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Ready? Let’s talk about money, startups and hot IPO rumors.
Despite some recent market volatility, the valuations software companies have generally received over the past few quarters have been impressive. On Friday we took a look at why this is the case and where the reviews might be a little more bubbly than others. According to a report written by a few Battery Ventures investors, it stands to reason that in the middle of the SaaS market, valuation inflation is peaking.
Here are some things to keep in mind if your startup’s growth rate is lower. But today, instead of being a huge bummer and worrying you, I’ve rounded up some historically notable data to show you how well modern software startups and their bigger brothers are doing today.
If you are not 100% enthusiastic about tables, let me save you time. At the top right we see that SaaS companies that are growing less than 10% per year today will average 6.9 times their revenue over the next 12 months.
In 2011, SaaS companies that grew 40% or more traded 6.0 times their sales over the next 12 months. Climate change, but for software reviews.
One more note from my chat with Battery. His investor Brandon Gleklen spoke to The Exchange about the definition of ARR and its nuances in the modern market. As more SaaS companies swap traditional software-as-a-service pricing for its usage-based equivalent, he declined to argue about the definitions of ARR, arguing instead that software revenue is all about whether they are maintained over a longer period of time and grow term. This brings us to our next topic.
Consumption v. SaaS pricing
I have received a number of profit calls from public software companies over the past few weeks. One topic that keeps popping up is consumption pricing versus traditional SaaS pricing. There is some data to show that consumer-priced software companies are trading at a higher multiple than traditional-priced software companies thanks to above-average retention rates.
But there is more to the story than that. In speaking with Joshua Bixby, CEO of Fastly, following his company’s earnings report, we discovered an interesting and important market distinction between a more attractive and a possibly less attractive consumption. Per Bixby, Fastly sees that larger customers prefer usage-based pricing because they can afford variability and prefer to tie their bills more closely to sales. However, smaller customers, Bixby says, prefer SaaS billing because it has solid predictability.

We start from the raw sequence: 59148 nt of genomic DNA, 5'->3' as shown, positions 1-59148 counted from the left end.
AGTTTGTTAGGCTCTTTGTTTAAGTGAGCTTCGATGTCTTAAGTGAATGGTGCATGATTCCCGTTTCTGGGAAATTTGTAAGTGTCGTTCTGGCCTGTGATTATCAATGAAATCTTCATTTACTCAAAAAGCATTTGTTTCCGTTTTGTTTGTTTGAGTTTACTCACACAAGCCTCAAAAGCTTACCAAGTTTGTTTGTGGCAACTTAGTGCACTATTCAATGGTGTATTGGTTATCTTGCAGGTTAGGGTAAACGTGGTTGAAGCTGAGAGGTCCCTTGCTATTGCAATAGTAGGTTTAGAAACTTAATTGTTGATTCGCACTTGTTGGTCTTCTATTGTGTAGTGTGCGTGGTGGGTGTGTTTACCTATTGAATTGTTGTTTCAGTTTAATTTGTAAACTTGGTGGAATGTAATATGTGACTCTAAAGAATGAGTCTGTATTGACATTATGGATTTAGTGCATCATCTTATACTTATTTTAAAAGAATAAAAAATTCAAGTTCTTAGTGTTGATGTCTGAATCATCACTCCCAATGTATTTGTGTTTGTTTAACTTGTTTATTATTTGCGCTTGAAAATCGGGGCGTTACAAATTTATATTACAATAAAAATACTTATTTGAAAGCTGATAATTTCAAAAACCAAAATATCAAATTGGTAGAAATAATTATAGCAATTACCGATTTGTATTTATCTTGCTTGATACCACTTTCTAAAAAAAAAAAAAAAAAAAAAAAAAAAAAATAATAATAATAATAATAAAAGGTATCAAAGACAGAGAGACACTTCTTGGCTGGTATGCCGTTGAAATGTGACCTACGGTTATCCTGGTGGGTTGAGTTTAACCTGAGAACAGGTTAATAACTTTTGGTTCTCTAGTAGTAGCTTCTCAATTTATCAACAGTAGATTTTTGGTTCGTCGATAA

I took the argument to Open View partner Kyle Poyar, a Venture citizen who has been writing for TechCrunch on the subject for the past few weeks. He noted that in some cases, the opposite may be the case, that variable-priced offerings may appeal to smaller businesses, as their developers can often test the product without much commitment.
We may see that the software market prefers SaaS pricing for smaller customers when they are sure of their needs, and consumer pricing when they want to experiment first. And larger companies also tend to consumer prices when their spending is tied to equivalent changes in sales.
The evolution of SaaS prices will be slow and never complete. But people really think about it. Appian CEO Matt Calkins has a general pricing thesis that the price should “hover” below the delivered value. When asked about consumption versus SaaS, he was a bit shy, but found that he was not “entirely satisfied” with today’s pricing. He wants pricing that is a “better indicator of customer benefit” even though he refused to share much more.
If you don’t think about that conversation and run a startup, what’s wrong with it? More information on this will follow, including notes from an interview with the CEO of BigCommerce, who is betting on SaaS over the more consumer-centric Shopify.
Next Insurance and its changing market
Next Insurance bought another company this week. This time it was AP Intego that will enable integration with various payroll providers for the digital-first SMB insurer. Next Insurance should be familiar as TechCrunch has written about its growth a few times. The company doubled its premium rate to $ 200 million in 2020.
The AP Intego deal earns Next Insurance an active premium of $ 185.1 million, which means the new insurer has grown strongly so far in 2021, even without taking its organic expansion into account. But while the Next Insurance Deal and the upcoming Hippo SPAC are decent notes from a hot private sector, Insurtech has given up some of its heat in the public market.
Shares in public new insurance companies like Root, Lemonade and MetroMile have depreciated significantly in the past few weeks. The exit landscape for companies like Next and Hippo – still private insurtech startups with a lot of capital for their rapid premium growth – is deteriorating.
Hippo decided it would debut via a SPAC. However, I doubt Next Insurance will seek a quick ramp in the public markets until things settle down. Not that it has to be publicized quickly; A quarter of a billion were collected in September last year.
Miscellaneous and miscellaneous
What else? Sisense, a $ 100 million ARR club member, hired a new CFO. So we expect them to go public in the next four or five quarters.
And the following table, created through Lux Capital’s Deena Shakir, Nasdaq, and SPAC Alpha: